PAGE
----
Above, Flaring of Gas from chimney after several hours, this indicates the charcoal making process is near an end.
Below, the chimney is shut down and the gas is forced into the fire box, thus using the flammable gases to heat the kiln.
Now it is possible to cook food, make biochar and produce enough electricity to charge your mobile phone whilst out camping. It could also be very hand to have in the house in case of a power cuts.
The Prize is $25 million and there are 11 finalist of which 3 are Biochar related.
Researchers report that wood-biochar supercapacitors can produce as much power as today's activated-carbon supercapacitors at a fraction of the cost – and with environmentally friendly byproducts.
Read more at: http://phys.org/news/2013-10-team-forest-cheaper-greener-supercapacitors.html#jCp
NUI Galway’s Geo-Environmental Engineering (GENE) Research Group is currently investigating the adsorption properties of biochar and other filter medias in protecting the environment from nutrient losses arisingfrom various Irish industries. Mre to come.....
The biochar trials continue.
First tray with Radish on the LHS is the control and the others have biochar added.
Picture 1 - chopped dry firewood
Picture 2 - biscuit tin in fireplace with lid and 2 holes for wood gas to escape N.B very important to have holes or it could explode. Also wire wrapped around tin to keep lid on and to remove from fire.
Video shows the woodgas escaping and being burnt off. charcoal is made when flames cease to burn, in this case it tuck about 1.5 hours Remove from fire and seal holes with sand or mud to prevent the charcoal reigniting.
Simply grind up to the required size.
I posted a query on the Foras na Gaeilge web site wondering what the irish for biochar would be and i am told it is Bithghualach which roughly translate to 'bio charcoal'.
Now you can have nice cup of tea and some charcoal and they taste nice!
Lawrence D. Hills book 'Month by Month Organic Gardening,The Green Gardeners Calender' first published in 1971 is considered a bible for organic gardeners and growers. It well worth having on ones book shelf as a reference book. The pdf file below is from pages 34 and 35 of 1989 edition and he talks about using wood ash in the chicken house and he goes as far as saying ''It is worth keeping chickens, if you have a wood stove,to get fertilizer". Remember part of the wood ash will be made of carbonized wood ie charcoal.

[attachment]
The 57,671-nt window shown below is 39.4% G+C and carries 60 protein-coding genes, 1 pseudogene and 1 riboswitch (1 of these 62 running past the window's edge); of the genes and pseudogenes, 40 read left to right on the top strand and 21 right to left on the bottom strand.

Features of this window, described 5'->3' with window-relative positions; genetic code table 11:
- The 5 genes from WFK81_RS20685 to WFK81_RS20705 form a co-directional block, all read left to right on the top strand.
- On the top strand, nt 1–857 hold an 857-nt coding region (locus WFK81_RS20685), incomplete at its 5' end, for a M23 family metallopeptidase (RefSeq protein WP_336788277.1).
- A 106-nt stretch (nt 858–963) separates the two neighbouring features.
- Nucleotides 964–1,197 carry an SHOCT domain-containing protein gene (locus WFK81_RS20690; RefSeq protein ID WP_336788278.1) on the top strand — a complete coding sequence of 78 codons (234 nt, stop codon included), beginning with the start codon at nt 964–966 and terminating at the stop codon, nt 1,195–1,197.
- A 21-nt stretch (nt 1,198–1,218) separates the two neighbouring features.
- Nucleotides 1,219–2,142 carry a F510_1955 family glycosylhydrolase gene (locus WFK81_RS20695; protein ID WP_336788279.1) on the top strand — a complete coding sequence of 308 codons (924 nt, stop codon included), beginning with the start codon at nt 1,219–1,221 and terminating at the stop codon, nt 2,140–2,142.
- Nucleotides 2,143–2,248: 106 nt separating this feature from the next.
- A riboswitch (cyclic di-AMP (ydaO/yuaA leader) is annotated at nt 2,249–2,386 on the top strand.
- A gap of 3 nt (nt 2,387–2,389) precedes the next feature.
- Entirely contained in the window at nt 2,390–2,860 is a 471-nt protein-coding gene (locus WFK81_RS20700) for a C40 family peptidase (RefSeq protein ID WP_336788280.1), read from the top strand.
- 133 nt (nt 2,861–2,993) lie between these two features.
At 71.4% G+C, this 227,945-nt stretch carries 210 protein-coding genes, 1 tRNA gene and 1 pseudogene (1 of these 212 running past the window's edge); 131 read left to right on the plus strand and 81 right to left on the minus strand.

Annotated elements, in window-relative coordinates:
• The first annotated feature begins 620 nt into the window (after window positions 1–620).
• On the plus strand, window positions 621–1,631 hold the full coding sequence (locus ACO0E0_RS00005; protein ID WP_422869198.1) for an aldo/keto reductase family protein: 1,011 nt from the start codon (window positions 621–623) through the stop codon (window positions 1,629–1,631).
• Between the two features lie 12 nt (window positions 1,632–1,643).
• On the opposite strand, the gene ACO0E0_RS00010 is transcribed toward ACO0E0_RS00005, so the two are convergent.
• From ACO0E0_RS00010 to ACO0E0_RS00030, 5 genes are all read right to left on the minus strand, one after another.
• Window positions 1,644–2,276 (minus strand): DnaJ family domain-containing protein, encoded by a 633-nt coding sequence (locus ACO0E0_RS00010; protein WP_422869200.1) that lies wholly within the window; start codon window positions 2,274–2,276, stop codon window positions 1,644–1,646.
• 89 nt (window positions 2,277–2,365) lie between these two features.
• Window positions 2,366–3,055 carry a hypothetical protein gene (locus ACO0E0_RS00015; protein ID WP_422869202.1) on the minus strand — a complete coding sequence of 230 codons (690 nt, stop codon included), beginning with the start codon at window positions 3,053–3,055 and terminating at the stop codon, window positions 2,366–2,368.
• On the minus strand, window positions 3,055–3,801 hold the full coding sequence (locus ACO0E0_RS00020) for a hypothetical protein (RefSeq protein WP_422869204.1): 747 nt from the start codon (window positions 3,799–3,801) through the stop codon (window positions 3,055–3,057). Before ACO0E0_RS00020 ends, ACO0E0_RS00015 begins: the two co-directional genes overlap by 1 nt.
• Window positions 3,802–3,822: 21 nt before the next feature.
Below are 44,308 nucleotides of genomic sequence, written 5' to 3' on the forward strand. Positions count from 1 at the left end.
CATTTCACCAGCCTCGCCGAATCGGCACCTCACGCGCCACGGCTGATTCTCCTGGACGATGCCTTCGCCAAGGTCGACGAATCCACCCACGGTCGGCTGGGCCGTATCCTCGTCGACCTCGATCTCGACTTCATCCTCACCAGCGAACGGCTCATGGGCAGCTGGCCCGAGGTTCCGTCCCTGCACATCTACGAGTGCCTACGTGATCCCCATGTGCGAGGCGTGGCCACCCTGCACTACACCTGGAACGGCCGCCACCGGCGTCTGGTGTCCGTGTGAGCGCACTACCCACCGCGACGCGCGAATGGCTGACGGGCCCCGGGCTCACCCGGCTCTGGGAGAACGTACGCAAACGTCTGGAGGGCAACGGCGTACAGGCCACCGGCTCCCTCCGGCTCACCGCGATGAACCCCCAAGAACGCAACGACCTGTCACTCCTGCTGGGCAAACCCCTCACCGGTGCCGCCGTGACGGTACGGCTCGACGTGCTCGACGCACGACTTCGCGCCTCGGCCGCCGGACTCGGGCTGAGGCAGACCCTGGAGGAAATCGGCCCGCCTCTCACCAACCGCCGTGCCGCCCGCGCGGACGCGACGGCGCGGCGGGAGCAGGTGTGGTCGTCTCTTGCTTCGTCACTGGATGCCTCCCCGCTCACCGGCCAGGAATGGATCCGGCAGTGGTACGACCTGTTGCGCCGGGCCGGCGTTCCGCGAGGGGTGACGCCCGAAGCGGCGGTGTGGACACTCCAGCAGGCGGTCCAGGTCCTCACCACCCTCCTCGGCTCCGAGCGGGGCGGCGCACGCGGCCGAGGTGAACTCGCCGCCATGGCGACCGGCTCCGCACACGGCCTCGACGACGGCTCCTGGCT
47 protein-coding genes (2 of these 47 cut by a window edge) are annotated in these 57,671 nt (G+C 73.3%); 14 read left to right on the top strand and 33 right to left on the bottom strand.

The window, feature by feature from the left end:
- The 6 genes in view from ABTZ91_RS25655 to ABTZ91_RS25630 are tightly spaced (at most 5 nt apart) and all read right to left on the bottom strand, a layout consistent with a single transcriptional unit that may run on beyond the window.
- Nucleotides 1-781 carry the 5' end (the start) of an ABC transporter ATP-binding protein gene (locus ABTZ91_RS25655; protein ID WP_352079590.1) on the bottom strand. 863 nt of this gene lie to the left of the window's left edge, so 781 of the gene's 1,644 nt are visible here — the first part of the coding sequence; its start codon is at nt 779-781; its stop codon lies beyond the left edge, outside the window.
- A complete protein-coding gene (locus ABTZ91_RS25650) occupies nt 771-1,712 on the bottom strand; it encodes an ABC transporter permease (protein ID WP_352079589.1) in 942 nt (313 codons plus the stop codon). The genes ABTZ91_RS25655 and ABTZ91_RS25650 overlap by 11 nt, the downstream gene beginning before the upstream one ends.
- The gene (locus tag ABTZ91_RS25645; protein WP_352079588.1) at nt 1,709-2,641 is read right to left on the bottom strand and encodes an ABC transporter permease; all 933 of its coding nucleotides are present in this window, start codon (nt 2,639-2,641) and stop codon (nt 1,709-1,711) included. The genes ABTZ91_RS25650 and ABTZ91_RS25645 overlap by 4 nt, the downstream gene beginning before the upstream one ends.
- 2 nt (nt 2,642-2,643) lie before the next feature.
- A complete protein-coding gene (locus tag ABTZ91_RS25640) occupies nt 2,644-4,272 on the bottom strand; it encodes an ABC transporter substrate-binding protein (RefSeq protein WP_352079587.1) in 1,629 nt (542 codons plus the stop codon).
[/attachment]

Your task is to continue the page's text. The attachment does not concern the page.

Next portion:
We all hear how the biochar should be 'precharged' before use, so what better way than to spread biochar in the chicken house. By spreading it under their roost you will get the chicken droppings mixing with the biochar = precharged.
It also helps reduce the ammonia odour associate with chicken houses and it hygienic and the chickens appear to like scratching it.
I will clean this batch (it’s was the waste left over after packing) out this spring and use in my garden. I expect good results as chicken manure has the highest NPK of any domestic animal. Its particularly high in Nitrogen , because chickens don’t excrete urine separately.
Terra preta irish style, it wasn't just going on in the Amazon and maybe some scientist that have an interest in biochar should start looking nearer to home (both here and in Europe) to see how the hills and slopes of mountains in their countries and along the west of Ireland were farmed using the practice of 'Pairing and Burning' the evidence is still there both from a distance as improved lands surrounded by heather land and in the ground as fragments of charcoal. Gerard Madden in his book 'Sliabh Aughty Ramble' also mentions how the heathery land of the Aughty mountains was dug, dried and burned and applied back on the land as a fertilizer.
Be aware that a lot of Charcoal sold in Ireland comes from this end of the world. You decided if this smells sustainable !
Just spotted this Baby Red Squirrel last evening checking out this years supply of seasoned dry hardwood .
Good to see that they are still breeding in this area.
to see how you can help our Red Squirrels.
The University of Limerick biochar trials continue on 2 crops (Radish and Lettuce), 3 soil types and 3 biochars.
Its looking like this will be one of our wettest summers in many years.(june already is the wettest summer on record). One of the consequences of all this heavy rain is water logged soils and leaching of nutrients, which results in poorer growth.
Biochar can alleviate these two issues by improving drainage and slow down the rate of leaching.
Check Ed Revill an organic grower to see what he has to say about Biochar. Also check the link below to get an insight to the world of biochar production whilst you cook and heat water.
Biochar plus now available through the Seed Savers web site.
SPOT THE DIFFERENCE ! Photo taken 28 April 2012